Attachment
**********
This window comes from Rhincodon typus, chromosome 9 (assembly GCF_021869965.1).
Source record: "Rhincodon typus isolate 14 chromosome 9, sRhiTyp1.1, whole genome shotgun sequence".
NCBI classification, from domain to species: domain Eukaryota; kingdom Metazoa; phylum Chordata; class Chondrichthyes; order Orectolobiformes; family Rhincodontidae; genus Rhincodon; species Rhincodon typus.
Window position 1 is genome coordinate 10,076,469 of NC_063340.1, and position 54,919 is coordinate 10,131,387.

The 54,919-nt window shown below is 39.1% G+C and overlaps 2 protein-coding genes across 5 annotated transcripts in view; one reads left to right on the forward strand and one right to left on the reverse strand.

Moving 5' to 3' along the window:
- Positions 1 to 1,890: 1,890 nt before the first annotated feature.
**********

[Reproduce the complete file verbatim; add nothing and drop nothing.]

This window comes from Rhincodon typus, chromosome 9 (assembly GCF_021869965.1).
Source record: "Rhincodon typus isolate 14 chromosome 9, sRhiTyp1.1, whole genome shotgun sequence".
NCBI classification, from domain to species: domain Eukaryota; kingdom Metazoa; phylum Chordata; class Chondrichthyes; order Orectolobiformes; family Rhincodontidae; genus Rhincodon; species Rhincodon typus.
Window position 1 is genome coordinate 10,076,469 of NC_063340.1, and position 54,919 is coordinate 10,131,387.

The 54,919-nt window shown below is 39.1% G+C and overlaps 2 protein-coding genes across 5 annotated transcripts in view; one reads left to right on the forward strand and one right to left on the reverse strand.

Moving 5' to 3' along the window:
- Positions 1 to 1,890: 1,890 nt before the first annotated feature.